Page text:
The people assembled to witness the sacrifice. The victim, as he walked, cast from him all the trappings and decorations that had covered him; he broke in pieces the musical instruments with which he had comforted himself in his days of waiting, and went forward to be received by six priests. He was laid on a block of jasper, and one of the priests, dressed in red, cut.open his breast plunged in his hand and drew out the young man’s heart, which he held in the sun and then cast at the feet of the deity.

That was the atmosphere of this place in those days Sometimes little children or infants were offered as sacrifices to the god when there was a drought. One thinks of Moloch and other hideous gods, but there were never such bloody sacrifices as those which took place in the region of this beautiful city of Mexico. The skulls of those who had been sacrificed were preserved, and one building a hundred and thirty-six thousand skulls
were counted.

The awful thing did not end with the death of the victim-they ate the flesh! They were not cannibals in the ordinary sense: they were merely acting in the name of religion, just as they killed in its name. When a captive had been sacrificed there was a feast, at which the friends of him who had taken the prisoner sat down to rare beverages and meats, when they ate the body of the captive as to-day some tribes do, and there is a belief among some savage tribes that to eat a portion of the heart of a brave man imbues them with a like.

One feels somehow that Montezuma and his kind deserved to disappear from the earth. Cortés and his men were equally ruthless in the shedding of blood, but they certainly did not eat their victims. Montezuma was a great ruler when Cortés came, but numbers and greatness have fallen more than once in the history of peoples.

When Cortés and his companions marched towards Montezuma’s capital they must have been enchanted with the agricultural wealth of the country, as they had been with its promise of the precious metals and stones. All was cultivated. Canals irrigated all the country around. Maize, aloe, and pepper abounded, as well as cacti for the cochineal bug.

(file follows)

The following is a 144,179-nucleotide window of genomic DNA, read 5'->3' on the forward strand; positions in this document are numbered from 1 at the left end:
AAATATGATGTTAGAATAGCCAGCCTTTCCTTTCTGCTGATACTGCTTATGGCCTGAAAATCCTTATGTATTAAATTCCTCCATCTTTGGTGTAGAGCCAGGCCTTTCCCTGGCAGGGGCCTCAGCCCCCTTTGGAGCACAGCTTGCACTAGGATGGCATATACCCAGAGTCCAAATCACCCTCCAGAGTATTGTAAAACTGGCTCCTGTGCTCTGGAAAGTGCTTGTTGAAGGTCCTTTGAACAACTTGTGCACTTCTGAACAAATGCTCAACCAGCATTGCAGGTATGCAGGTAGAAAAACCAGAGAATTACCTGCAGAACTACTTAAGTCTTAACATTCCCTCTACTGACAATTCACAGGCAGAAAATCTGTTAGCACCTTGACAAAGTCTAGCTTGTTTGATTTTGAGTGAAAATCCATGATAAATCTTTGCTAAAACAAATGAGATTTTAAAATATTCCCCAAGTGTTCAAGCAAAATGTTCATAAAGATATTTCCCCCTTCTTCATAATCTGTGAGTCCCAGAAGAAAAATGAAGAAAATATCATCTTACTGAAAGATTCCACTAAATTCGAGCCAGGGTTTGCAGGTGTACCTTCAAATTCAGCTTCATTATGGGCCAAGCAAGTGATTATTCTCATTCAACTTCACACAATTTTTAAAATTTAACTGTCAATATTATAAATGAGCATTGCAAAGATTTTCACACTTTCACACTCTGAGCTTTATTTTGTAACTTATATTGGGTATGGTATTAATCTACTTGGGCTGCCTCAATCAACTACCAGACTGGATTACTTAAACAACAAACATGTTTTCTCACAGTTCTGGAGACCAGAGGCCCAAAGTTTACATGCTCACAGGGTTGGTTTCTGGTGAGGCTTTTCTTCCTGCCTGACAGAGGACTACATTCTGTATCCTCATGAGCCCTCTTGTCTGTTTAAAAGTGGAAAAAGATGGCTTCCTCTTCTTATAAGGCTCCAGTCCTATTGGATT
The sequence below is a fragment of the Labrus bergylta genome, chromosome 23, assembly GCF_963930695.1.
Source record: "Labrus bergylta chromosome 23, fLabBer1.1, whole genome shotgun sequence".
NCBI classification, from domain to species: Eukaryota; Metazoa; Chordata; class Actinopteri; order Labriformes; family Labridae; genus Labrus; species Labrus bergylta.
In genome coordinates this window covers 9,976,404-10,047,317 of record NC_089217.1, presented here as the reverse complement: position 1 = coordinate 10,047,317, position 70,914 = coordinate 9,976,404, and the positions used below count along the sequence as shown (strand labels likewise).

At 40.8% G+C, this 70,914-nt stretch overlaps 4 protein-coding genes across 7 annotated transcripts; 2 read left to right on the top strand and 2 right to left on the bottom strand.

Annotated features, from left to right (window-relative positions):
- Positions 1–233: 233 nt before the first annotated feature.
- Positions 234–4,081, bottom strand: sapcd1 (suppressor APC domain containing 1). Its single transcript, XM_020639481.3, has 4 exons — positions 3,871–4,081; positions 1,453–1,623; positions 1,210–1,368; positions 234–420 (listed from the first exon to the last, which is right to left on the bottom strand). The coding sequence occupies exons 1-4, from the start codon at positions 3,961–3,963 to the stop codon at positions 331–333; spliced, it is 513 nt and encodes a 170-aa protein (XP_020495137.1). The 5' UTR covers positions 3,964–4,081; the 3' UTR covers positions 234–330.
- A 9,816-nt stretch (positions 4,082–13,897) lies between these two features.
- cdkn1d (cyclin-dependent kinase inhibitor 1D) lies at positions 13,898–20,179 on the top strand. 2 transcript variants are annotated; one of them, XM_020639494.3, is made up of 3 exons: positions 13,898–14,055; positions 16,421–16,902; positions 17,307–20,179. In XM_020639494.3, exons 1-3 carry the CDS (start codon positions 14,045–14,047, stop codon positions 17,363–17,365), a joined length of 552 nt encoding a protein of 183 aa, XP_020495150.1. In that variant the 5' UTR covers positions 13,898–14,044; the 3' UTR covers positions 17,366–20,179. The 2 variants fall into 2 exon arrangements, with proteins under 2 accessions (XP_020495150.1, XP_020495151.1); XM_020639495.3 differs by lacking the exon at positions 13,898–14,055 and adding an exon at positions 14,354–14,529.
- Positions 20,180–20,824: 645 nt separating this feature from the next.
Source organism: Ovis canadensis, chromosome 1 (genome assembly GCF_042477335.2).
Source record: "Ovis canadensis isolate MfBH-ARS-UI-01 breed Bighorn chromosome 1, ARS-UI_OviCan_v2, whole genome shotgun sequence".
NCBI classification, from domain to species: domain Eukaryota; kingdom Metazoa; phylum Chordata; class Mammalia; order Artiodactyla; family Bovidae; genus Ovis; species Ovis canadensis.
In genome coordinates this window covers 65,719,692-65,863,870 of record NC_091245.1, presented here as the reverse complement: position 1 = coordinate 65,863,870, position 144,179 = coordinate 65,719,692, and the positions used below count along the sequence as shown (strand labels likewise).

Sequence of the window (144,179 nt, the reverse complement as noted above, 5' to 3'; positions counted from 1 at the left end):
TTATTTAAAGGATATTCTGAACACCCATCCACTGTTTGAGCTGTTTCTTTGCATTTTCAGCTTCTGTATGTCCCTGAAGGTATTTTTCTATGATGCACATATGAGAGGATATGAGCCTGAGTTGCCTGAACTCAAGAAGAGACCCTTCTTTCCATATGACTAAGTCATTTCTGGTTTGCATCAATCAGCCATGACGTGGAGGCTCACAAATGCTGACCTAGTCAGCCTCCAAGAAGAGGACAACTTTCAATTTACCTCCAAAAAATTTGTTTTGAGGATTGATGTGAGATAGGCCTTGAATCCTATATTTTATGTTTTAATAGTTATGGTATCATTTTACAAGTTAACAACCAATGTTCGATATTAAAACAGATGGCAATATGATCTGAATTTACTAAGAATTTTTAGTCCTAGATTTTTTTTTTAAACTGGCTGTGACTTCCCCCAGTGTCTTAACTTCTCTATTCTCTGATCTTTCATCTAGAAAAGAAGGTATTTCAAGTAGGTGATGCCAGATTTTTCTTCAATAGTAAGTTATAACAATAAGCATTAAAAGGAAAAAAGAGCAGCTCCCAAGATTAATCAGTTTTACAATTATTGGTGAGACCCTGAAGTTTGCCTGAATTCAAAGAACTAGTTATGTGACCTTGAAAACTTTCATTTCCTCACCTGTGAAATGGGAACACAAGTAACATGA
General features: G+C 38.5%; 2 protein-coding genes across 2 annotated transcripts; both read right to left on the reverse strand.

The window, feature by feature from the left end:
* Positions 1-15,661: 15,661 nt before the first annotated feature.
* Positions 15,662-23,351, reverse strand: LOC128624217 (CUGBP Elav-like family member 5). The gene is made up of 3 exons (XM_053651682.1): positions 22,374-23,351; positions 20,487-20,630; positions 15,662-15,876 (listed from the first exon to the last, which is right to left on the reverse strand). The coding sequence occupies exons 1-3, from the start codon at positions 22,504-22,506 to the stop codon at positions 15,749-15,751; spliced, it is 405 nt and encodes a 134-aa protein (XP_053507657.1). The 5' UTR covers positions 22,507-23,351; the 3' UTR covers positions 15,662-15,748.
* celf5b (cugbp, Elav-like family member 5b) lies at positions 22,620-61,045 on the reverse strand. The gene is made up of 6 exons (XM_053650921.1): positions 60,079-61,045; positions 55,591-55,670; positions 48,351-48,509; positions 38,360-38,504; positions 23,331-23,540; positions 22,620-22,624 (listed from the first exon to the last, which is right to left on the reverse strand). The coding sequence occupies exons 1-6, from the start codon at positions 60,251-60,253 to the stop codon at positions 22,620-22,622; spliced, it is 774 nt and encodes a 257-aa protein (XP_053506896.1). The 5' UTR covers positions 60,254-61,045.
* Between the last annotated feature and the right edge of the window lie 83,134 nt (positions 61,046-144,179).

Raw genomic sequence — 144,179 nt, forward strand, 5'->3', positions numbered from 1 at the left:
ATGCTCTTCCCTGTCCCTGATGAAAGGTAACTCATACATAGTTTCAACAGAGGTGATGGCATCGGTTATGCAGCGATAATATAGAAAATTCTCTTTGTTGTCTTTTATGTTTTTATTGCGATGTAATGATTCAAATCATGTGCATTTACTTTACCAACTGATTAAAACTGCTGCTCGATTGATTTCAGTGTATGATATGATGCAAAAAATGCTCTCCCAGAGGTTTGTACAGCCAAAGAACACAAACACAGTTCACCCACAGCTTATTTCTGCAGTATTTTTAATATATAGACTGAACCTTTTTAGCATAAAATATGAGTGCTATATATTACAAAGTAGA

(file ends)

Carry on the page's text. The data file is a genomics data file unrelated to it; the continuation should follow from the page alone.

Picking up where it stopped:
These Spanish adventurers had pluck. Cortés had it supremely. Think of his feelings when he thought some of the weak-kneed might desert him. He burned his boats-or rather, he sank them. “I have chosen my part,” said he, “I will remain while there is one to bear me company.” He had some luck, of course. He was fortunate in finding people who were ready to fight their overlord, whose help was invaluable.

And he marched to the Aztec capital. He had to fight his way, but he fought on, and he had all the ills which the climate and the land produced for travellers.
At Cholula he trapped the leaders of the people into the square and then at a given signal shot them down The slaughter was terrible. And Cortés had entered Cholula as a friend, invited there by the Indian ruler!
It is a terrible picture. But these invaders knew nothing but victory. Any weapon was good. Even when Cortés met Montezuma he said he had come to see so distinguished a monarch and to explain to him the true religion. Cortés was religious, no doubt, after his fashion, as many people of to-day. Religious but not Christians or Christ-like.

The sword has won thousands of converts in all religions

Here, in this very place where I was, Cortés had talked with Montezuma. The Spaniards went about this city as I did. They had their impressions of the dress of the people and the wealth of the country. And while Spaniards and Aztecs were together the Aztecs wondered what was to be the outcome of this visit of these men from a far country, and Cortés wondered how he could get this powerful king in his power. And in a shot time the cunning Spaniard had the Aztec king in irons.
The Aztecs celebrated one of their feasts, and while they were so engaged the Spaniards hewed them down. Cortés had many anxious moments before he was able to see the Aztec rule for ever demolished.
An adventure truly!

Mexico City is one of the oldest on the American continent. The Spaniards at once set about the work of demolition, with the consequence that what one sees now are the ruins of the ancient Aztec civilization. The Indian idols were smashed, the canals were filled with the debris of the Aztec temples and houses. The place where the palace of Montezuma stood is now the great square the plaza major.

And at one time it was reckoned the oldest and filthiest city on the American continent. It was the Emperor Maximilian who began to beautify the capital. And they have certainly known political trouble there.
Porfirio Diaz was one of the makers of Mexico. He welcomed foreigners, and foreign capital has flowed into the country.